An Assessment of Bleeding Complications Necessitating Blood Transfusion Across Inpatient Plastic Surgery Procedures

A Nationwide Analysis Using the National Surgical Quality Improvement Program Database

Analise B. Thomas, M.D.; Ronnie L. Shammas, M.D.; Jonah Orr, B.S.; Tracy Truong, M.S.; Maragatha Kuchibhatla, Ph.D.; Amanda R. Sergesketter, B.S.; Scott T. Hollenbeck, M.D.


Plast Reconstr Surg. 2019;143(5):1109e-1117e. 

In This Article

Abstract and Introduction


Background: This study described the prevalence of bleeding complications necessitating blood transfusion across plastic surgery procedures and identified those procedures that may be associated with higher rates of bleeding.

Methods: The authors retrospectively identified patients who suffered from postoperative bleeding complications from 2010 to 2015 using the National Surgical Quality Improvement Program database. This is defined by the National Surgical Quality Improvement Program as the need for transfusion of at least one unit of packed or whole red blood cells. Patient characteristics were described using summary statistics, and National Surgical Quality Improvement Program and univariate analysis of patient characteristics and bleeding complications was performed.

Results: Overall, 1955 of 95,687 patients experienced bleeding complications. Patients with bleeding complications were more likely to be diagnosed with hypertension, have a longer total operative time, and have a previously diagnosed bleeding disorder. The most common primary plastic surgery procedure associated with bleeding complications was breast reconstruction with a free flap, and breast reconstruction with a pedicled transverse rectus abdominis musculocutaneous flap had the highest rate of bleeding. A return to the operating room was required in 539 patients (27.6 percent) who suffered a postoperative bleeding complication. Patients with a preexisting bleeding disorder [n = 1407 (1.5 percent)] were more likely to be diabetic, have a lower preoperative hematocrit, and have a longer operative time. In addition, these patients were more likely to suffer from other nonbleeding complications (1.29 percent versus 0.35 percent; p < 0.01).

Conclusions: Complex procedures (i.e., free flap breast reconstruction) have a higher prevalence of bleeding requiring a transfusion. Furthermore, patients undergoing combined procedures—specifically, breast oncologic and reconstructive cases—may be at a higher risk for experiencing bleeding-related complications.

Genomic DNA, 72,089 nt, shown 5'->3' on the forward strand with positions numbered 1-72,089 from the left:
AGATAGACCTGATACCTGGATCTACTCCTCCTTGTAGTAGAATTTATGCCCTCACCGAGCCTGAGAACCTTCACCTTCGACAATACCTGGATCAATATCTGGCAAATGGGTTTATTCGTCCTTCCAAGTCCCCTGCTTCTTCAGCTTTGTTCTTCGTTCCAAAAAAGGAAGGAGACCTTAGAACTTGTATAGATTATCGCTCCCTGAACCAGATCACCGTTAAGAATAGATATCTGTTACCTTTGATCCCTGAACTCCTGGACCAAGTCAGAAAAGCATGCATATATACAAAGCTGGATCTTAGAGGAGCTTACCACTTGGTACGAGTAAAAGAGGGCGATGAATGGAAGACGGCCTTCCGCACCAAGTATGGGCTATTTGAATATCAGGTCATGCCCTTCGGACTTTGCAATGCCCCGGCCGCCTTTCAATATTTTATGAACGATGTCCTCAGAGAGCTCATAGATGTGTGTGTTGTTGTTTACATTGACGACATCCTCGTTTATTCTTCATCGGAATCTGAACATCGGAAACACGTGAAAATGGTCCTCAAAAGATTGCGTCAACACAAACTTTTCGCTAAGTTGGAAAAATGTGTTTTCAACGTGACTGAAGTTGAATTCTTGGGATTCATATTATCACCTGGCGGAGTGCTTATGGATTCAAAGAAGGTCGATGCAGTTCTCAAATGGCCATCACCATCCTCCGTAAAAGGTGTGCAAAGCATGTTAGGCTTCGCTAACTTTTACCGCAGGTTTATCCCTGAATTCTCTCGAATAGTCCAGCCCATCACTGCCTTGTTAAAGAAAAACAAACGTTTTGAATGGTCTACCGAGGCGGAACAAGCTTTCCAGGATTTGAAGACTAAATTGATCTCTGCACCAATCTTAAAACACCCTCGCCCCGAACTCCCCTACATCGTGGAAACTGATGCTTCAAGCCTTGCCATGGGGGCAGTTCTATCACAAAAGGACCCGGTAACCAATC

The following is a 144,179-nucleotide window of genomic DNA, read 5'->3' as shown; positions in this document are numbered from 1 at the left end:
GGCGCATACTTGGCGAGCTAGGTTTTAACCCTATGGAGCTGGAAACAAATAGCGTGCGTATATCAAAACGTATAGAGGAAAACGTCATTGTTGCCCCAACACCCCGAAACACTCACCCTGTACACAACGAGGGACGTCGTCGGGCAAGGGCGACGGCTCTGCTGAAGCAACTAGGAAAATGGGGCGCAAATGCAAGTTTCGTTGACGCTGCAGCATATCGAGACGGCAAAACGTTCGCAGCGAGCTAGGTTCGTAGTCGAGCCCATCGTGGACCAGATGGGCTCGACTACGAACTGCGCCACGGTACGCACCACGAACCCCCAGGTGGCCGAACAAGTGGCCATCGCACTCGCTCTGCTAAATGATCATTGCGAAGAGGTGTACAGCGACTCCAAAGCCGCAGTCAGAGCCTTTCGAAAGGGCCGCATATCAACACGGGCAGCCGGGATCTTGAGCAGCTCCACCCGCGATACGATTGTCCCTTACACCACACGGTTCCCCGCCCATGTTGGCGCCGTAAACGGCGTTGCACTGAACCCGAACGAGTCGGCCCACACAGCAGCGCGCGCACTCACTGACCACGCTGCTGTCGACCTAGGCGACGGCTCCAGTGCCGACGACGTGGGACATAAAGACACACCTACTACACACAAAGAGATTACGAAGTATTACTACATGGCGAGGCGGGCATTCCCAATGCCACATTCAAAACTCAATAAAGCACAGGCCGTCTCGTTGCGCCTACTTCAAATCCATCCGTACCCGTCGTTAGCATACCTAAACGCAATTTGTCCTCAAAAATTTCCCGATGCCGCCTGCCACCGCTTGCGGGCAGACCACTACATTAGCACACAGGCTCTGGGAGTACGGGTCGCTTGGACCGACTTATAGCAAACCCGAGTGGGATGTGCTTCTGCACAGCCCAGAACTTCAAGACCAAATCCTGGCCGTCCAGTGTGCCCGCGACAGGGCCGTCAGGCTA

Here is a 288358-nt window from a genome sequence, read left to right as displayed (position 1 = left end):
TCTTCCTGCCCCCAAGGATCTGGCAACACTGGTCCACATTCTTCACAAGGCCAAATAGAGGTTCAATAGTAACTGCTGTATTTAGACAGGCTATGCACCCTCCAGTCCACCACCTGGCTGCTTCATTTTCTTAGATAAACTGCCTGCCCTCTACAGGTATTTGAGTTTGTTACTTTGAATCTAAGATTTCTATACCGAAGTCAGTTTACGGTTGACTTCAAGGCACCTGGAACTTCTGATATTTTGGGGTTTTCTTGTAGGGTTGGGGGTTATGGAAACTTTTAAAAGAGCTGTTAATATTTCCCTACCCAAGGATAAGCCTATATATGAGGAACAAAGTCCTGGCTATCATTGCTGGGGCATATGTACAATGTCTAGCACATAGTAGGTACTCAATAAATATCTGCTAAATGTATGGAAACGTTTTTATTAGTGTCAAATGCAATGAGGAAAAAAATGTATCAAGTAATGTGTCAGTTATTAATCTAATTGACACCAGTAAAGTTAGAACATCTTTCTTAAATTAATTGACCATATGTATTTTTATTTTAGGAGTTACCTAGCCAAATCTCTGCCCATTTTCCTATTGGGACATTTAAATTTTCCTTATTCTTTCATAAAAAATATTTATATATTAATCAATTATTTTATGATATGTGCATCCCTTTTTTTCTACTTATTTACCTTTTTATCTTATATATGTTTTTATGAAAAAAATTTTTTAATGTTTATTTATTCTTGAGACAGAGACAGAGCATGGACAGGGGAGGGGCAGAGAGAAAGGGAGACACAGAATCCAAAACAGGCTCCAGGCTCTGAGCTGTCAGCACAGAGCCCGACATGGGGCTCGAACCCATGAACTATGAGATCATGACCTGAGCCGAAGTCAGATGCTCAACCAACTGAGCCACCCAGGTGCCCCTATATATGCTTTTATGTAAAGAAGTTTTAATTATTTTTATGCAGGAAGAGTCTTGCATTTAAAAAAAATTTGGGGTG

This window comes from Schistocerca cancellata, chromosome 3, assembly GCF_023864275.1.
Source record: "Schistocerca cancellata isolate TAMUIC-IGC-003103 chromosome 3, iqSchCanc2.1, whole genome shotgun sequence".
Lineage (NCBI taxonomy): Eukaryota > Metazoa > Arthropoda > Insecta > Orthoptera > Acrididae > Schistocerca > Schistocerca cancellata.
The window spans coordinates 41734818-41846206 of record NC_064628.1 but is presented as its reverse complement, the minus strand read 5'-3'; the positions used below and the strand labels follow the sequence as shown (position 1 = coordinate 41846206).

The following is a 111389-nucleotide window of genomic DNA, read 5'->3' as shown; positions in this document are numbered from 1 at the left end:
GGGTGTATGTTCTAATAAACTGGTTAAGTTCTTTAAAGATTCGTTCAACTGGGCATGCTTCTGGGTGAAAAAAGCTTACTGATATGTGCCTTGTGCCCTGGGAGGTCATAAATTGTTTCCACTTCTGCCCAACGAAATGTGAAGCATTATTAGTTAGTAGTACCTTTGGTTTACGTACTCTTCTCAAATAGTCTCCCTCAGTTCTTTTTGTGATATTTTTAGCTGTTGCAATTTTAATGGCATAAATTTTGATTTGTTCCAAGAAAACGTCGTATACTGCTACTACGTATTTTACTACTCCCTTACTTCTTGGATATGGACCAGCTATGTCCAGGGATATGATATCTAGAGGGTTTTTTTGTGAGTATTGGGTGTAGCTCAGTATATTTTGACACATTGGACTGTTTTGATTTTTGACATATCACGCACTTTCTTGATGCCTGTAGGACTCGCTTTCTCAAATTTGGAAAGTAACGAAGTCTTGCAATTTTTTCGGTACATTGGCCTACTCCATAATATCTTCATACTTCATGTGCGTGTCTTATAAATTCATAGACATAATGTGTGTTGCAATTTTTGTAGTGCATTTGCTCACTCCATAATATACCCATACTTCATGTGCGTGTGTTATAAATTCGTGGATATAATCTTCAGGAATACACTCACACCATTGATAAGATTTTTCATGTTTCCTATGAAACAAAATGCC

Clinical Question/Level of Evidence: Therapeutic, III.


Improving patient safety has become a priority for health care systems and physicians across all subspecialties. Plastic surgery represents a unique field, as it is composed primarily of both elective procedures, which encompass a relatively young and healthy patient demographic, and reconstructive procedures, which may include patients with significant comorbidities. This distinct patient population necessitates separate consideration for plastic surgery with respect to patient safety and quality improvement measures. Before establishing guidelines to reduce the risk of adverse perioperative events, it is important to delineate the national prevalence and rates of certain postoperative complications.

Although bleeding complications represent a small subset of intraoperative and postoperative complications in plastic surgery, the effects of these complications are substantial. Unanticipated surgical bleeding has been associated with increased operative time, unplanned return to the operating room, and significantly increased health care costs.[1–3] Patients who have a need for transfusion of even one unit of packed red blood cells following procedure-related blood loss experience significantly higher rates of pulmonary, wound, septic, and thromboembolic complications, and overall mortality.[4,5] These patients also have an average longer postoperative length of stay, further increasing the burden of health care costs.[3,5] Although the prevalence and effect of bleeding complications have been explored within the surgical literature,[2,6,7] this topic has yet to be thoroughly investigated with regard to its impact in plastic surgery.

Plastic surgery procedures are relatively safe overall, with mortality rates of less than 1 percent; however, bleeding-related complications including failure to rescue (i.e., death caused by treatable complications), hemorrhage, and hematoma occur at similar rates as for other inpatient operations.[8,9] Previous studies have examined this topic within the scope of breast reconstruction, reporting that the rates of bleeding complications are between 0.9 and 5.0 percent for breast implant reconstruction and between 2.9 and 9.0 percent for autologous breast reconstruction.[10–12] A nationwide investigation into the rates of postoperative bleeding complications across all inpatient plastic surgery procedures has yet to be conducted.

Using a large national population database, we sought to determine the prevalence of bleeding complications that necessitate a blood transfusion across all inpatient plastic surgery procedures, and to identify those primary and concurrent plastic surgery procedures with the highest prevalence and rate of bleeding complications. The findings of this study will help identify which procedures and patient characteristics may be associated with an increased risk for postoperative bleeding that requires a transfusion, with the aim of reducing postoperative morbidity and improving overall clinical care.